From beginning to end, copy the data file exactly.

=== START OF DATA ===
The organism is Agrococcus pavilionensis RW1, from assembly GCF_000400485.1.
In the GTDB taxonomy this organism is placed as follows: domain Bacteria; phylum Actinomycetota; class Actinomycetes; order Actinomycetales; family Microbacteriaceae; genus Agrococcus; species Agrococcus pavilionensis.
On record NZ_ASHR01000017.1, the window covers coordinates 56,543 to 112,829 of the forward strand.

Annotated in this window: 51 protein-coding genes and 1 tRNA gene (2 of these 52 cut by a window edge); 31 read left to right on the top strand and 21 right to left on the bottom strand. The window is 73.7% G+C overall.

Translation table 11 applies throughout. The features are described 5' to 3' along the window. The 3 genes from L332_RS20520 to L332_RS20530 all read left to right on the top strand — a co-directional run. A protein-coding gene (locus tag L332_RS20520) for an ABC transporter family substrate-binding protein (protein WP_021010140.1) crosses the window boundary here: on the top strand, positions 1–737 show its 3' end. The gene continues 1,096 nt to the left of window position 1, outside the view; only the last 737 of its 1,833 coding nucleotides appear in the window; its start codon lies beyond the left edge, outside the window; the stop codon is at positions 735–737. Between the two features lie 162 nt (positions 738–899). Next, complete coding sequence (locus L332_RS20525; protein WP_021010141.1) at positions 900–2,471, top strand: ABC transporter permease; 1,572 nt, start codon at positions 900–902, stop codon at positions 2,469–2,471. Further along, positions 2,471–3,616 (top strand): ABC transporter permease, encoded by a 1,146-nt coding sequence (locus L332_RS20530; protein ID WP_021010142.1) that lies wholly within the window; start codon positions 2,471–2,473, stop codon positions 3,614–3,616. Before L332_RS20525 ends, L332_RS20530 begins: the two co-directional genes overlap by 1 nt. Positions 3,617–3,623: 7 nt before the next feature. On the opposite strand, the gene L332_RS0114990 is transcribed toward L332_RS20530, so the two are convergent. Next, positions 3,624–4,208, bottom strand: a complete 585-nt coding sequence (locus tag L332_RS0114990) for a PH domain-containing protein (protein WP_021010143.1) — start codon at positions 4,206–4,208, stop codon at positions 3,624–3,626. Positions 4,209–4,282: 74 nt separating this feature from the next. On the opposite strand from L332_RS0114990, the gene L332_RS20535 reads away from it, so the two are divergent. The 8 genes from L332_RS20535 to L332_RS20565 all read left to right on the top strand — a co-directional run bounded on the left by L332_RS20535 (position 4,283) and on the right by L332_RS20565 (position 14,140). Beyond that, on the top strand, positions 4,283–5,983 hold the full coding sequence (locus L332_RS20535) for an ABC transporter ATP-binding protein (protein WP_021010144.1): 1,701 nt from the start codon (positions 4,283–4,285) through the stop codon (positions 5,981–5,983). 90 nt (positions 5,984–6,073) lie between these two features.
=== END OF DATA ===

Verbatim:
The organism is Agrococcus pavilionensis RW1, from assembly GCF_000400485.1.
In the GTDB taxonomy this organism is placed as follows: domain Bacteria; phylum Actinomycetota; class Actinomycetes; order Actinomycetales; family Microbacteriaceae; genus Agrococcus; species Agrococcus pavilionensis.
On record NZ_ASHR01000017.1, the window covers coordinates 56,543 to 112,829 of the forward strand.

Annotated in this window: 51 protein-coding genes and 1 tRNA gene (2 of these 52 cut by a window edge); 31 read left to right on the top strand and 21 right to left on the bottom strand. The window is 73.7% G+C overall.

Translation table 11 applies throughout. The features are described 5' to 3' along the window. The 3 genes from L332_RS20520 to L332_RS20530 all read left to right on the top strand — a co-directional run. A protein-coding gene (locus tag L332_RS20520) for an ABC transporter family substrate-binding protein (protein WP_021010140.1) crosses the window boundary here: on the top strand, positions 1–737 show its 3' end. The gene continues 1,096 nt to the left of window position 1, outside the view; only the last 737 of its 1,833 coding nucleotides appear in the window; its start codon lies beyond the left edge, outside the window; the stop codon is at positions 735–737. Between the two features lie 162 nt (positions 738–899). Next, complete coding sequence (locus L332_RS20525; protein WP_021010141.1) at positions 900–2,471, top strand: ABC transporter permease; 1,572 nt, start codon at positions 900–902, stop codon at positions 2,469–2,471. Further along, positions 2,471–3,616 (top strand): ABC transporter permease, encoded by a 1,146-nt coding sequence (locus L332_RS20530; protein ID WP_021010142.1) that lies wholly within the window; start codon positions 2,471–2,473, stop codon positions 3,614–3,616. Before L332_RS20525 ends, L332_RS20530 begins: the two co-directional genes overlap by 1 nt. Positions 3,617–3,623: 7 nt before the next feature. On the opposite strand, the gene L332_RS0114990 is transcribed toward L332_RS20530, so the two are convergent. Next, positions 3,624–4,208, bottom strand: a complete 585-nt coding sequence (locus tag L332_RS0114990) for a PH domain-containing protein (protein WP_021010143.1) — start codon at positions 4,206–4,208, stop codon at positions 3,624–3,626. Positions 4,209–4,282: 74 nt separating this feature from the next. On the opposite strand from L332_RS0114990, the gene L332_RS20535 reads away from it, so the two are divergent. The 8 genes from L332_RS20535 to L332_RS20565 all read left to right on the top strand — a co-directional run bounded on the left by L332_RS20535 (position 4,283) and on the right by L332_RS20565 (position 14,140). Beyond that, on the top strand, positions 4,283–5,983 hold the full coding sequence (locus L332_RS20535) for an ABC transporter ATP-binding protein (protein WP_021010144.1): 1,701 nt from the start codon (positions 4,283–4,285) through the stop codon (positions 5,981–5,983). 90 nt (positions 5,984–6,073) lie between these two features.